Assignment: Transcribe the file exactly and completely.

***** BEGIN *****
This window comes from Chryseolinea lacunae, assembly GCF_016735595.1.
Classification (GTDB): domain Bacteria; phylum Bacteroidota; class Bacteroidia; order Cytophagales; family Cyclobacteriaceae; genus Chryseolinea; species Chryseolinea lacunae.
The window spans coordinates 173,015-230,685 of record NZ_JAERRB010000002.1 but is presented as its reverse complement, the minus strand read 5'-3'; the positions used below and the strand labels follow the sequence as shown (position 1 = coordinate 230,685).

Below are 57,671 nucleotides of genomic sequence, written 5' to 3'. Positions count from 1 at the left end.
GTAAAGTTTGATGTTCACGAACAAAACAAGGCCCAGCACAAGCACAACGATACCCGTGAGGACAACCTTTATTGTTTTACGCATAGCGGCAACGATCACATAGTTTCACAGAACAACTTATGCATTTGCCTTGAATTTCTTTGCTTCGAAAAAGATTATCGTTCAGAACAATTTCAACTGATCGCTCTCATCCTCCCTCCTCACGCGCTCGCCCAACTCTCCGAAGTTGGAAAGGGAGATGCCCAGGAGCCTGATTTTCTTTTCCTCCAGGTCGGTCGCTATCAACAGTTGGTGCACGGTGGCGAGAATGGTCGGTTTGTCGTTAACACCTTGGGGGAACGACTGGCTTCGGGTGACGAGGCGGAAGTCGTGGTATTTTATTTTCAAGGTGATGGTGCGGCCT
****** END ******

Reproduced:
This window comes from Chryseolinea lacunae, assembly GCF_016735595.1.
Classification (GTDB): domain Bacteria; phylum Bacteroidota; class Bacteroidia; order Cytophagales; family Cyclobacteriaceae; genus Chryseolinea; species Chryseolinea lacunae.
The window spans coordinates 173,015-230,685 of record NZ_JAERRB010000002.1 but is presented as its reverse complement, the minus strand read 5'-3'; the positions used below and the strand labels follow the sequence as shown (position 1 = coordinate 230,685).

Below are 57,671 nucleotides of genomic sequence, written 5' to 3'. Positions count from 1 at the left end.
GTAAAGTTTGATGTTCACGAACAAAACAAGGCCCAGCACAAGCACAACGATACCCGTGAGGACAACCTTTATTGTTTTACGCATAGCGGCAACGATCACATAGTTTCACAGAACAACTTATGCATTTGCCTTGAATTTCTTTGCTTCGAAAAAGATTATCGTTCAGAACAATTTCAACTGATCGCTCTCATCCTCCCTCCTCACGCGCTCGCCCAACTCTCCGAAGTTGGAAAGGGAGATGCCCAGGAGCCTGATTTTCTTTTCCTCCAGGTCGGTCGCTATCAACAGTTGGTGCACGGTGGCGAGAATGGTCGGTTTGTCGTTAACACCTTGGGGGAACGACTGGCTTCGGGTGACGAGGCGGAAGTCGTGGTATTTTATTTTCAAGGTGATGGTGCGGCCT